Rebuttal

 

Covet not thy neighbour's sash

Hanns Skoutajan risks spiritual gluttony

By David McLaren
Special to True North Perspective

David McLaren has worked with First Nations in Ontario for over 20 years and he lives on the Chippewas of Nawash Unceded First Nation. He wrote two reports for the Ipperwash Inquiry which help to explain why Canada is not a Métis Nation. They can be found at: http://www.attorneygeneral.jus.gov.on.ca/inquiries/ipperwash/policy_part/projects/index.html (scroll to Chippewas of Nawash Unceded First Nation).

 
A Métis flag, image courtesy of Wikipedia.  

I have great respect for Hanns Skoutajan, whom I know to be on the side of the angels and one of the brave few who stood up to a nasty backlash against Native fishing rights in Owen Sound several years ago. However, when he covets a Métis sash, as he does in his “Spirit Quest” article of 12 August, 2011 (see "Some thoughts inspired by an encounter with a Métis sash"), he is risking spiritual gluttony.

 
That appeared to be a common urge amongst church people who came up to help us back in the 1990s. Most were more interested in receiving a hit of Native spirit (as my wife put it) than in giving us secular sustenance. A little less love and a little more lobbying would have gone a long way toward peace in "the fishing wars". Not everyone, of course – Hanns was an exception. And so was a fellow by the name of David Maxwell, the United Church minister in Tobermory, whose congregation disowned him for his active support of Aboriginal fishing rights and whose Church did not back him up.
 
The appeal to John Ralston Saul that “we are a Métis Nation” – that we have somehow acquired something of the Aboriginal spirit by dint of living with First Nations for four centuries – is also troubling. I fear that others not as careful as Hanns will use it to get a “spiritual hit” which they will confuse with revelation and reconciliation.
 
First, the logic in A Fair Country is wrong. We have not “been inspired … by four centuries of life with indigenous civilizations,” because we have not, as a nation, lived with Native people. On the contrary we have done what we can to marginalize them in every way imaginable, including the imagination. It’s hard to read Susanna Moodie or even her sister Catherine without seeing the cultural distance they keep between themselves and their First Nation neighbours.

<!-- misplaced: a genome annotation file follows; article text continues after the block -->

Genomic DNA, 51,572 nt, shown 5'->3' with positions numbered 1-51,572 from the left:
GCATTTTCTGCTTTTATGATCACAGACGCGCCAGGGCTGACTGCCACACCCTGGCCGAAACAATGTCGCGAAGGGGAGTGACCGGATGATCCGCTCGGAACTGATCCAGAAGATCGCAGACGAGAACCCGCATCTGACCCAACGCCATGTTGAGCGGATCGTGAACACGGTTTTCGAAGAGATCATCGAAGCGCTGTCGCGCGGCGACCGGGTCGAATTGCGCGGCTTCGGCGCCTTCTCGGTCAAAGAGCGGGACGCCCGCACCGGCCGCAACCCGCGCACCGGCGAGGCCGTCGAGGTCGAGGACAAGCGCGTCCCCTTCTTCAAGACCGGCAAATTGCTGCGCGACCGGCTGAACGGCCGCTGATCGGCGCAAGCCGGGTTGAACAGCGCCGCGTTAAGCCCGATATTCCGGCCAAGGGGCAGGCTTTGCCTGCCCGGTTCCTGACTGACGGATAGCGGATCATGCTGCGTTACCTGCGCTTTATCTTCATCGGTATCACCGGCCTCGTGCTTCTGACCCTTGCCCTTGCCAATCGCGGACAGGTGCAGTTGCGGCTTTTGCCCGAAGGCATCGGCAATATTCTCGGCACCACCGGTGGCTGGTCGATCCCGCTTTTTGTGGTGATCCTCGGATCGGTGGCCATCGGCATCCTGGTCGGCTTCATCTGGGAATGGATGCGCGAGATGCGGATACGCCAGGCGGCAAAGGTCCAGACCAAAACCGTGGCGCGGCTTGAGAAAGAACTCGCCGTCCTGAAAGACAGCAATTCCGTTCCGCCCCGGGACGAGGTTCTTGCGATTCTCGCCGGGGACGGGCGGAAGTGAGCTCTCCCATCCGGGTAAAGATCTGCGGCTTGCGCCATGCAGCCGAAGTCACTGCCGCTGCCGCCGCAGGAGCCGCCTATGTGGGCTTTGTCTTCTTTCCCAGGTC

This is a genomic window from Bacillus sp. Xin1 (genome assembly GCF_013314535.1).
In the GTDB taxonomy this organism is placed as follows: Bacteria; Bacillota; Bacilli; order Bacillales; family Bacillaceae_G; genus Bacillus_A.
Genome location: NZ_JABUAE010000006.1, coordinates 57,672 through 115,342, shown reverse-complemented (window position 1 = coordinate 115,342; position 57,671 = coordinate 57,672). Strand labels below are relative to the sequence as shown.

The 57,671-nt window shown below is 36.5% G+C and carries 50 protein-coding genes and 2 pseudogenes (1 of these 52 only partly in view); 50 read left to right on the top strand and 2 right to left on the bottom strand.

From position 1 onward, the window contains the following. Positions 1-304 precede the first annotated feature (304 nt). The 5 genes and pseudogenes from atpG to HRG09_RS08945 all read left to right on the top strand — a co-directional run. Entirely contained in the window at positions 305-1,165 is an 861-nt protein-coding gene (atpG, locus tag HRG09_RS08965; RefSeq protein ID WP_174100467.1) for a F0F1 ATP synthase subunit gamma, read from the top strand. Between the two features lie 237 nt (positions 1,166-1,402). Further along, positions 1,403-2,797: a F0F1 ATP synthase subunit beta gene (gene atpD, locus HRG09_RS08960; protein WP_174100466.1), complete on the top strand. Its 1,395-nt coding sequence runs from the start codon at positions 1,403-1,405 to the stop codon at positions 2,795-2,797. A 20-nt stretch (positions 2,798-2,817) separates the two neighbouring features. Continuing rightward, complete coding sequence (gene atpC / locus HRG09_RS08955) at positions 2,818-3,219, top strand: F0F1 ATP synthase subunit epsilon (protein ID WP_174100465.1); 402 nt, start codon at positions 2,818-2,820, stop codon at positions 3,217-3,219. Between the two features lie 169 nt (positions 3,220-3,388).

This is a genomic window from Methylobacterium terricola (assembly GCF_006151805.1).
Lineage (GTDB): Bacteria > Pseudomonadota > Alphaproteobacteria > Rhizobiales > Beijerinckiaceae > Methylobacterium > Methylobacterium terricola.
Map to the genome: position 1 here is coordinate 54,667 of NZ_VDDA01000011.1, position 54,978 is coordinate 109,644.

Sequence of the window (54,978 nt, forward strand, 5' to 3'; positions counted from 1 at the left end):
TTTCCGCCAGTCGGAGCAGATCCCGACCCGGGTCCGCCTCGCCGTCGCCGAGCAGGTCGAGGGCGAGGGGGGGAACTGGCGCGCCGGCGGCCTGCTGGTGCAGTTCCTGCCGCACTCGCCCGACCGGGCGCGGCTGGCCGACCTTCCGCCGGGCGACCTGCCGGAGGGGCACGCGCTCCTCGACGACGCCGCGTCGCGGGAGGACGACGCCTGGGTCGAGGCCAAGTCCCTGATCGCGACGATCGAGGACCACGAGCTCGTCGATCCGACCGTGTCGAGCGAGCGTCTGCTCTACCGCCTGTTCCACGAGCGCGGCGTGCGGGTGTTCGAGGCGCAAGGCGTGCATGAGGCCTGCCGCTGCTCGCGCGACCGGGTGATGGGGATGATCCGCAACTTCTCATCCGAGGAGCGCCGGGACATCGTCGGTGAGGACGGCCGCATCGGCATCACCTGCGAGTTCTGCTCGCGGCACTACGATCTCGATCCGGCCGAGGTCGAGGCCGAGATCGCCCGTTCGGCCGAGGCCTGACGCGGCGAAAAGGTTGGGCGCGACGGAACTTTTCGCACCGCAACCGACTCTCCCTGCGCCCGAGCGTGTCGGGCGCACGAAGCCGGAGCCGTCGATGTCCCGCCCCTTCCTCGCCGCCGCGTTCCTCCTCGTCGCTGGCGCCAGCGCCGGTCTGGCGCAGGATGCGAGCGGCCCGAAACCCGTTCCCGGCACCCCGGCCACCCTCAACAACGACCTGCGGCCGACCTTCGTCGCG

Similarly, it’s impossible to read early legal cases regarding Aboriginal rights and land claims (The Catherine Millings case for example) and not be appalled by the overtly racist things the best legal minds in Canada said about Aboriginal peoples. And just how did Duncan Campbell Scott’s vow to “kill the Indian and save the child” by ramping up the residential school system inspire Canadians to adopt a Native way of doing things?
 
Our historical and human rights record does not support Saul’s conclusion.
 
On another level, Saul’s idea is dangerous. It fosters the notion that we can take what we like from FN culture (including land and resources) because we are, after all, just like them. And we no longer need to pay attention to their claims of uniqueness or their pleas for programs that recognize and embrace (instead of frustrate) their ways – teaching methods geared to their way of learning for example, or culture-based justice programs that are more successful at keeping aboriginal people out of jail. We can ignore these now, because they are just like us. Or, to paraphrase Pogo: “We has seen the Other and they is us.”
 
First Nations are not us and we are not them. We and they are as different from one another as it is possible for two peoples to be. The Haudenosaunee Two Row Wampum expresses this and so, if read properly, does the Anishinaabe 24-Nation Wampum. “We are not like you” is what chief after chief, from Red Jacket to Chief Seattle to Sitting Bull, in speech after speech, tried to tell Americans and Canadians.
 
A United Church report out of Saskatchewan, called Beyond Ethnicity and written in the 1980s is helpful here. A concluding sentence goes something like this: To treat those who are not the same as though they were the same is to discriminate.
 
If discrimination is directed at a racial group, it is racial discrimination. It goes on to say that there is an insidious progression to racism: a society starts out by emphasizing, and then codifying, the differences between its members and the Other (as Europeans did almost from the point of first contact). But once the Other has been suitably marginalized, the mantra becomes “we are all the same”. Magically (and erroneously), justice is now for everyone, not just us, and if the Other continues to fail, it’s not our fault, it’s theirs.

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